Okay, we cheated. We had a nap Saturday afternoon. We had to if we were to hang out with the masses downtown when the bars closed at 2 a.m.
I am not proud of this nap. Why, in my day . . . oh, never mind, that was then, this was Guelph on a Saturday night a few decades past my prime.
If there’s a standard to be set, though, the ever-jovial police chief Bryan Larkin set the bar pretty high. He ran the 5K in the morning, was party to routine patrols in the south end busting keg parties and other liquor offences during the day, and was present at closing time in the core.
Oh yeah, there was a bomb threat at the University of Guelph sandwiched between an otherwise normal Homecoming Weekend.
We reminded ourselves, the chief is but a pup.
• • •
Yes, it’s true. At about 1 a.m. we waded downtown. The lineup for taxis was peaceful, no doubt helped by brawn keeping people in line. When we left – yes, it’s true, at around 2:25 a.m. – it was equally orderly. The new taxi system appears to be working, although there were yahoos after closing time weaving their way up Gordon Street dangerously trying to flag down taxis or any other kind of ride that might pick them up.
• • •
Speaking of transportation, it was fascinating to see the efficiency with which Guelph Transit loaded up busloads of young people and shipped them off to the University Centre after the bars closed. Downtown party-goers were packed in buses like sardines. Bus after bus carted off the young revellers under the stern watch and direction of city bylaw officers.
It was as if the young’uns knew the drill and acted accordingly.
• • •
Keeping watch was Ward 1 councillor Bob Bell. Ward 1 colleague Jim Furfaro was out earlier but had left (perhaps he didn’t have a nap?)
Bell marvelled at transit’s efficiency and how shutting down a couple of downtown streets, peppered with lots of police, made the area peaceable, almost appealing. We agreed that most of the young people downtown were happy-go-lucky and respectful.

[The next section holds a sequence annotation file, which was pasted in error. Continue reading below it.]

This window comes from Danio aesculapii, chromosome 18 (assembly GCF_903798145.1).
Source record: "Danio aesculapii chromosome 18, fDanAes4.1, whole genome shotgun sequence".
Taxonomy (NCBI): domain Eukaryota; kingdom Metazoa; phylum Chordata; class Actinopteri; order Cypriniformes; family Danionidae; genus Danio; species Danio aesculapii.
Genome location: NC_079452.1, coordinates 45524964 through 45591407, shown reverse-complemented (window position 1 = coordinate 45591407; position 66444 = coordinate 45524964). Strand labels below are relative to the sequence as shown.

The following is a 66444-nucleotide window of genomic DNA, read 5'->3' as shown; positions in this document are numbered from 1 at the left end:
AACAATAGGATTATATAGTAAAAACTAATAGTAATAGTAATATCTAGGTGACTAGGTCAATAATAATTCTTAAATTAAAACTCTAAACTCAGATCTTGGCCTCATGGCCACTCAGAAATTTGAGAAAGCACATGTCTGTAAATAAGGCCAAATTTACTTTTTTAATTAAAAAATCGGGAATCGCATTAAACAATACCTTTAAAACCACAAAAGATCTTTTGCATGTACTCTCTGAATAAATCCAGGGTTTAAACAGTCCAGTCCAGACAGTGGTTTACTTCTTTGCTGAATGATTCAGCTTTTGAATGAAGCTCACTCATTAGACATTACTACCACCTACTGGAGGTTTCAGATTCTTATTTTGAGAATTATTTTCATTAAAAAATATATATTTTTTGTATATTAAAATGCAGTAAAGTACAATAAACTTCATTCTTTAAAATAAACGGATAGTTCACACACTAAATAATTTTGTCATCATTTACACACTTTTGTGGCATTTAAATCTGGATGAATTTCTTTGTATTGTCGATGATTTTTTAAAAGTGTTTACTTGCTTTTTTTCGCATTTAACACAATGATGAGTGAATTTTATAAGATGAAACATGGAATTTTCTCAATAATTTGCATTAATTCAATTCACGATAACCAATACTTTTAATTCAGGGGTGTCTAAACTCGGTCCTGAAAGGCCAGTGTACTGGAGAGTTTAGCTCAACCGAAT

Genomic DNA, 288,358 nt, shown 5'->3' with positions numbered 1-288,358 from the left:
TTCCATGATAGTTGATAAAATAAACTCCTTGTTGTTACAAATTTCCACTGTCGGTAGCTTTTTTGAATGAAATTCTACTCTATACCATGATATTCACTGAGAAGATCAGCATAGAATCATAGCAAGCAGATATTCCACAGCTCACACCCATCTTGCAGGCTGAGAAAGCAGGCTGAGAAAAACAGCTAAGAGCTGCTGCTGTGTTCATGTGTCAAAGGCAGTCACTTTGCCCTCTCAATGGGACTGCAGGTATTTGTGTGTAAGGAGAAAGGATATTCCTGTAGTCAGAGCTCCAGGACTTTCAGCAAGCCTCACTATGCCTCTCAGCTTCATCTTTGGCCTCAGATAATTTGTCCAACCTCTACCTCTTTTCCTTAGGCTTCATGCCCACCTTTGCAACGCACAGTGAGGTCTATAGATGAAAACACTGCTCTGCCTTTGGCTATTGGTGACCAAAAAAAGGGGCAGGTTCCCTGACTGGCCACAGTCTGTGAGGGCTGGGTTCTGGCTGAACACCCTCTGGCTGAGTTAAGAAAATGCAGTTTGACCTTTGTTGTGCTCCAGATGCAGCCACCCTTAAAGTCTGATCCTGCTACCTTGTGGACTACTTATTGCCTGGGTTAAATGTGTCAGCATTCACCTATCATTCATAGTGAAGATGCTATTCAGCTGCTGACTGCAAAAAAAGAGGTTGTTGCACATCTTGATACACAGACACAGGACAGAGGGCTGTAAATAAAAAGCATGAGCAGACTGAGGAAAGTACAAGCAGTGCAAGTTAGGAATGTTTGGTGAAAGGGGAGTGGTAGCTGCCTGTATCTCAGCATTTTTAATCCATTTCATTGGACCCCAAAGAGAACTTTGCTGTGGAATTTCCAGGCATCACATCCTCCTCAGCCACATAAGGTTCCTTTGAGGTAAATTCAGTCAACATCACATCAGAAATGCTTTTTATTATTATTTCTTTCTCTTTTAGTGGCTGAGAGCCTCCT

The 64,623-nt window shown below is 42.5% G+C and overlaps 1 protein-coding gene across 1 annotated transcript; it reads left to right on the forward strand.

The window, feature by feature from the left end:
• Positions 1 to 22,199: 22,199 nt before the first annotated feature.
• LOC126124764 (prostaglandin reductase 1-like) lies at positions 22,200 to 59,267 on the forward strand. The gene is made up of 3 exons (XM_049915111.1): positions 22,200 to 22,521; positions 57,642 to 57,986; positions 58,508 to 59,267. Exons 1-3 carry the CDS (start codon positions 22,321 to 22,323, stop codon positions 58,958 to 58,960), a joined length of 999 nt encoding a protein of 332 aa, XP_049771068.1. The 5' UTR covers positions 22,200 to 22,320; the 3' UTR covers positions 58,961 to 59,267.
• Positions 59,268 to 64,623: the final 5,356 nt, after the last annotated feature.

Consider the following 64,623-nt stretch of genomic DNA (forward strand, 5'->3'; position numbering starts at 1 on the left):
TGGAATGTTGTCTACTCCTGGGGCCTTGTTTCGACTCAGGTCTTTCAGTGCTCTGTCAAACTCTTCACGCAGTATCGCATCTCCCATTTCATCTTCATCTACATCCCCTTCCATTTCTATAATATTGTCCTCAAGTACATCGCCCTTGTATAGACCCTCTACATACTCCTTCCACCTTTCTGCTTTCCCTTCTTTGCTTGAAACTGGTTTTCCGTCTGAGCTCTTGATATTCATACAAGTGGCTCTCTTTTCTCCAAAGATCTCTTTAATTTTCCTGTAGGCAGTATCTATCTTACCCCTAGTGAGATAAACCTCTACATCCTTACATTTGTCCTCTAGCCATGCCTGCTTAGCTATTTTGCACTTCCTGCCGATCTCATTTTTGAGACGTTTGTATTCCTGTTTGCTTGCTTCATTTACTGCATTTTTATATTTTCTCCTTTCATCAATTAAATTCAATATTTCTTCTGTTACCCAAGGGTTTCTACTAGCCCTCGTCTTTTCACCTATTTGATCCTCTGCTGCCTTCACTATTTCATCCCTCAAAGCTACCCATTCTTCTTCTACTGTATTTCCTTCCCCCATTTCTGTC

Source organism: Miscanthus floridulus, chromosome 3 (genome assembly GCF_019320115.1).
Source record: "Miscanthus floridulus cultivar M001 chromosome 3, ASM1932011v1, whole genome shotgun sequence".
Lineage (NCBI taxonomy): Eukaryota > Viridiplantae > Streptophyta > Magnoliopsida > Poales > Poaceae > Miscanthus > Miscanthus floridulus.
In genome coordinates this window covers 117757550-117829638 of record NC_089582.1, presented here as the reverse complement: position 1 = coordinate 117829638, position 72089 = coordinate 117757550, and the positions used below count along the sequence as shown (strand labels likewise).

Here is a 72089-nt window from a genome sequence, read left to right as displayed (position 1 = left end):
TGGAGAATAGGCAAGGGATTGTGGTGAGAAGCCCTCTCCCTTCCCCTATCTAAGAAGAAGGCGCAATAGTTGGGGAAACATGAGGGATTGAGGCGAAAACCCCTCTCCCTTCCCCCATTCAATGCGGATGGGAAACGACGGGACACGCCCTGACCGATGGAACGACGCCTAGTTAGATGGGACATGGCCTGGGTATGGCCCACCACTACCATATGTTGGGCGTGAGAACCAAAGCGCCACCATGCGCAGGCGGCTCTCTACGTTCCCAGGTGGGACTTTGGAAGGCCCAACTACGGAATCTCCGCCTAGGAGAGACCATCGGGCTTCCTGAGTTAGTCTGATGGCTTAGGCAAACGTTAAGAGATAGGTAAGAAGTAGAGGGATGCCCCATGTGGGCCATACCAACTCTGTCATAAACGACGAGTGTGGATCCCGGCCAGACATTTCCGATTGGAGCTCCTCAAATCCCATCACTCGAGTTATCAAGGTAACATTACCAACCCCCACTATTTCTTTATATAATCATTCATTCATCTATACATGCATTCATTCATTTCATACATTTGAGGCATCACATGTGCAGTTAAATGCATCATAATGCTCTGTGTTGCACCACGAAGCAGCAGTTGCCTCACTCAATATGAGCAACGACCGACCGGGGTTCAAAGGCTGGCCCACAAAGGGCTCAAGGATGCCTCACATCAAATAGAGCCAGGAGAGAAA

Dressed properly for a cool fall night? That’s another matter for another day.
Bell’s peeve, which should be ours, too, is the cost of having 24 coppers wandering downtown, and eight bylaw control officers. All of this is on the taxpayer’s dime. This does not include the city garbage patrol that works throughout the night, nor a more thorough scrubbing the morning after.
• • •
Downtown restaurants enjoy boffo business during these wee hours. Some establishments have lineups almost as long as some bars.
If there was a downside, styrofoam food containers littered the core and routes to revellers’ respective homes.
• • •
We saw little violence this night, although a couple of fights were gurgling below the surface. Brawls didn’t break out, likely because the constabulary seemed to be everywhere.
There was one jacked-up dude, though, who kept banging himself along a wall in fits of anger. An elbow jab smashed a Cornerstone restaurant window. Still steamed, he rounded the corner only to be apprehended and charged by police.
It doesn’t get more efficient than that.
• • •
We were unsure how closing off Macdonell and Cork streets would work. We were also uncertain as to the reasons for having cars towed from those streets between 11 p.m. and 4 a.m. Seeing it first-hand, the plan is elegant in its simplicity. Wide-open streets with no cars means police can see you and vice versa.
There’s no hiding if you are ready to rumble or are up to no good.
Also, despite the huge volume of people, it didn’t feel like it milling about Saturday night. This was because there was lots of room to move.
• • •
All in all, it was well worth staying up well past our bed times.
I felt a tad tired Sunday morning when I got up. I took consolation in the fact, though, that I didn’t wake up like some poor sots, hung over in the hoosegow facing a public intoxication charge.